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Author

Oakley, Ian
Interactions Lab
Research Interests
  • Interaction Design, Tangible Computing, Social Computing, Multi-modal Interfaces

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Design and evaluation of a head-mounted display for immersive 3D teleoperation of field robots

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Title
Design and evaluation of a head-mounted display for immersive 3D teleoperation of field robots
Author
Martins, HenriqueOakley, IanVentura, Rodrigo
Keywords
Head-Mounted Display; Human factors; Stereopsis; Teleoperation; Urban search and rescue; User study
Issue Date
201512
Publisher
CAMBRIDGE UNIV PRESS
Citation
ROBOTICA, v.33, no.10, pp.2166 - 2185
Abstract
This paper describes and evaluates the use of a head-mounted display (HMD) for the teleoperation of a field robot. The HMD presents a pair of video streams to the operator (one to each eye) originating from a pair of stereo cameras located on the front of the robot, thus providing him/her with a sense of depth (stereopsis). A tracker on the HMD captures 3-DOF head orientation data which is then used for adjusting the camera orientation by moving the robot and/or the camera position accordingly, and rotating the displayed images to compensate for the operator's head rotation. This approach was implemented in a search and rescue robot (RAPOSA), and it was empirically validated in a series of short user studies. This evaluation involved four experiments covering two-dimensional perception, depth perception, scene perception, and performing a search and rescue task in a controlled scenario. The stereoscopic display and head tracking are shown to afford a number of performance benefits. However, one experiment also revealed that controlling robot orientation with yaw input from the head tracker negatively influenced task completion time. A possible explanation is a mismatch between the abilities of the robot and the human operator. This aside, the studies indicated that the use of an HMD to create a stereoscopic visualization of the camera feeds from a mobile robot enhanced the perception of cues in a static three-dimensional environment and also that such benefits transferred to simulated field scenarios in the form of enhanced task completion times.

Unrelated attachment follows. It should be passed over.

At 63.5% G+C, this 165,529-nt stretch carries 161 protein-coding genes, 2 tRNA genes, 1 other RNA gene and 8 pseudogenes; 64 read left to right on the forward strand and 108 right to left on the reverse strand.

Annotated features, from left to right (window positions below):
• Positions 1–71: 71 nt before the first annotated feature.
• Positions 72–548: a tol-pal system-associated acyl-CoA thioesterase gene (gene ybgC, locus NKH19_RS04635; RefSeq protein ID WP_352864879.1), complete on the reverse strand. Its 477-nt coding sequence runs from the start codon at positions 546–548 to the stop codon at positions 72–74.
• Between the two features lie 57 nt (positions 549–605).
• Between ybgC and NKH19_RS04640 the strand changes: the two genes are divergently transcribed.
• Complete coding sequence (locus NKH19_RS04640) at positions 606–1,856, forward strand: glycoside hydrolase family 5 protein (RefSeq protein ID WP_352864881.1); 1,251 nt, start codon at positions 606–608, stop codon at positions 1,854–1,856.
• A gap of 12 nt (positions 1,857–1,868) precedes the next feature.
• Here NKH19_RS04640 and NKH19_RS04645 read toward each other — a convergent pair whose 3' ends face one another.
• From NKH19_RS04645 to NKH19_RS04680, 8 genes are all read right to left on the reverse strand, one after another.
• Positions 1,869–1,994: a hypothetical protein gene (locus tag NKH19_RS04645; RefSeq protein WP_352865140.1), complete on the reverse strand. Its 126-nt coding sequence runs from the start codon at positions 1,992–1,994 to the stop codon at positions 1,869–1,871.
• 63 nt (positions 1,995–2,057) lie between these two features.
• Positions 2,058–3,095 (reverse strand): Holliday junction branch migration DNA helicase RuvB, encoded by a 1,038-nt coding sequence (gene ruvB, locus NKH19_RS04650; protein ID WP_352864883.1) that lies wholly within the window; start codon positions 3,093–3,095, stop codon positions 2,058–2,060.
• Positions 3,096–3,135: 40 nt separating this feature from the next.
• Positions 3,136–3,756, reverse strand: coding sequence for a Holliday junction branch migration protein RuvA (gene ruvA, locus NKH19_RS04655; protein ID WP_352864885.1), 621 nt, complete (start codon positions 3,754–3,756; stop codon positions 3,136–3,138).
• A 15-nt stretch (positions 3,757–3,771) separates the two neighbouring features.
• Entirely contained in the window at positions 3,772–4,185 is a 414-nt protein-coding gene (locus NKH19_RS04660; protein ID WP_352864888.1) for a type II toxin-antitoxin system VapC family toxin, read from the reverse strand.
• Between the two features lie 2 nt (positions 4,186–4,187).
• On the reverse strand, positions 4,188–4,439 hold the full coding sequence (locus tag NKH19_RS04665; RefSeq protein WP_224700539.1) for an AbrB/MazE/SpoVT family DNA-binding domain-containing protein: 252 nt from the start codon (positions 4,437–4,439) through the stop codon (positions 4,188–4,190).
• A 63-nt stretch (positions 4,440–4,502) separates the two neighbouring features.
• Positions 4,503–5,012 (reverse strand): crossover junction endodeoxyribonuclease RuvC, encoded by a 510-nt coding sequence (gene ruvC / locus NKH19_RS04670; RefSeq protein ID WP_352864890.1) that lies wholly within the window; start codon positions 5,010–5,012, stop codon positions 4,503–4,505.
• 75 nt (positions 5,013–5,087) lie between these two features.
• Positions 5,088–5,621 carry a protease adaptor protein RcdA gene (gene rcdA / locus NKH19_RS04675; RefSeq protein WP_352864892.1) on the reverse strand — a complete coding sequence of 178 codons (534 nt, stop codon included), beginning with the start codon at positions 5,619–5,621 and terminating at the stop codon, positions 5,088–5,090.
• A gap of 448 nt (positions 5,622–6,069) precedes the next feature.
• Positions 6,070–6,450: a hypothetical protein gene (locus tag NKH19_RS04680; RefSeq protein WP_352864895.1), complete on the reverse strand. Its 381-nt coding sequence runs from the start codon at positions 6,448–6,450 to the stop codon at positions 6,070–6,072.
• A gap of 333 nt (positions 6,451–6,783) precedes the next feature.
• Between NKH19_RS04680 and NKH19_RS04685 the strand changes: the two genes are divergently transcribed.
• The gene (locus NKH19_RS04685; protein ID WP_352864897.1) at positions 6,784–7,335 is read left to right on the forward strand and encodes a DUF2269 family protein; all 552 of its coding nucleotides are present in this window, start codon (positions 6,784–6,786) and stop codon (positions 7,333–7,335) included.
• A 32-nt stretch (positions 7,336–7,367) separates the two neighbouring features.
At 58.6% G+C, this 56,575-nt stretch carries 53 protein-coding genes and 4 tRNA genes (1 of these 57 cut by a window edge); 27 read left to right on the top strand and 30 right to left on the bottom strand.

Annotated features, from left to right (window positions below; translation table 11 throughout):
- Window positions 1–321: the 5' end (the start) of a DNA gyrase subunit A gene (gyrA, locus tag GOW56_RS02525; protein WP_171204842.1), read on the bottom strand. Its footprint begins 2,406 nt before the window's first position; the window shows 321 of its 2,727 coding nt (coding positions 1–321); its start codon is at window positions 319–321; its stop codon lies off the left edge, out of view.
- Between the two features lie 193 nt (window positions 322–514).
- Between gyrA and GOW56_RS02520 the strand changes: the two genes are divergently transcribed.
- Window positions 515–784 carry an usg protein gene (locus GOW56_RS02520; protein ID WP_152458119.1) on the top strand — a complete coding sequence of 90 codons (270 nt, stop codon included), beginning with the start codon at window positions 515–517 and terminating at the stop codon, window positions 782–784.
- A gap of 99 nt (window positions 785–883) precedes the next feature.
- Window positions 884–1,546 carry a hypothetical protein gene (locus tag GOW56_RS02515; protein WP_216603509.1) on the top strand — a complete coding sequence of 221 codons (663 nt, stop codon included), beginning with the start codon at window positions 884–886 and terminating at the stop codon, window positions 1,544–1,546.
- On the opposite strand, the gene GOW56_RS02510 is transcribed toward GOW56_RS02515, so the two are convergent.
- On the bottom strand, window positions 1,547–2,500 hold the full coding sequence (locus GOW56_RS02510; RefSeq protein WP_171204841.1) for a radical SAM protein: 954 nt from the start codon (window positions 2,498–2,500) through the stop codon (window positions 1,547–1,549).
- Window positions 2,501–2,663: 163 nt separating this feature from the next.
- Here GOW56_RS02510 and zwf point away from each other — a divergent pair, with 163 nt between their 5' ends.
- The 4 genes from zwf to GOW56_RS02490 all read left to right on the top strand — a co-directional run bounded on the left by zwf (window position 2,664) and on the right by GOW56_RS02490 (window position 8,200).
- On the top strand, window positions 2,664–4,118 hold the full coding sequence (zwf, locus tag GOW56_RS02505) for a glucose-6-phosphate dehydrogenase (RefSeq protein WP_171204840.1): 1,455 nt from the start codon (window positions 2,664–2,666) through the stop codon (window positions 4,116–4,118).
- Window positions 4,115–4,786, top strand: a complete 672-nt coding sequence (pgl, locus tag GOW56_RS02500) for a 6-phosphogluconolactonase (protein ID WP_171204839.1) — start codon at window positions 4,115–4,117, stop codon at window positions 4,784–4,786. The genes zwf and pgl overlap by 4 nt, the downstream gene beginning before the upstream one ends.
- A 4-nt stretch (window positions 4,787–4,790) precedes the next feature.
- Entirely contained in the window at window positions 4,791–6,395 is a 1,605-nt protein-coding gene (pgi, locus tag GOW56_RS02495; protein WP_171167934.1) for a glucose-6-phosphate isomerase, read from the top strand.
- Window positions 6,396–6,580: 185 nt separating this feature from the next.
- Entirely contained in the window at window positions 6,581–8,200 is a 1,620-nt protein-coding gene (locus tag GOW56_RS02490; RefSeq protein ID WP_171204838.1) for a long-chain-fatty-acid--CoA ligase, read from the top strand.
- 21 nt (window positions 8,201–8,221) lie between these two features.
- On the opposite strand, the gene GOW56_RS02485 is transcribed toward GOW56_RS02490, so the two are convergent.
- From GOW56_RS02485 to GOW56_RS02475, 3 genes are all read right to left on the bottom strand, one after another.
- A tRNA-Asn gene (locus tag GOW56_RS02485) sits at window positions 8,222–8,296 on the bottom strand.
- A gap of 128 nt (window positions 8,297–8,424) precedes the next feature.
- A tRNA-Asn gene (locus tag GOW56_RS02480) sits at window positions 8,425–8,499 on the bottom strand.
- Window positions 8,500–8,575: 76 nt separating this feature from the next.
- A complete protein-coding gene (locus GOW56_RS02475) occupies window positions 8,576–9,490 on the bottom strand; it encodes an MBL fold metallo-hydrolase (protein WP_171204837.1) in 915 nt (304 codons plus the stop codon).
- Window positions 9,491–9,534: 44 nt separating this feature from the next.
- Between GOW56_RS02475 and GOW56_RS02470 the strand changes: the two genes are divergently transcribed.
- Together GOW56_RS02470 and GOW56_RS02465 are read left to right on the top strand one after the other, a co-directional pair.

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DOI
http://dx.doi.org/10.1017/S026357471400126X
ISSN
0263-5747
Appears in Collections:
DHE_Journal Papers

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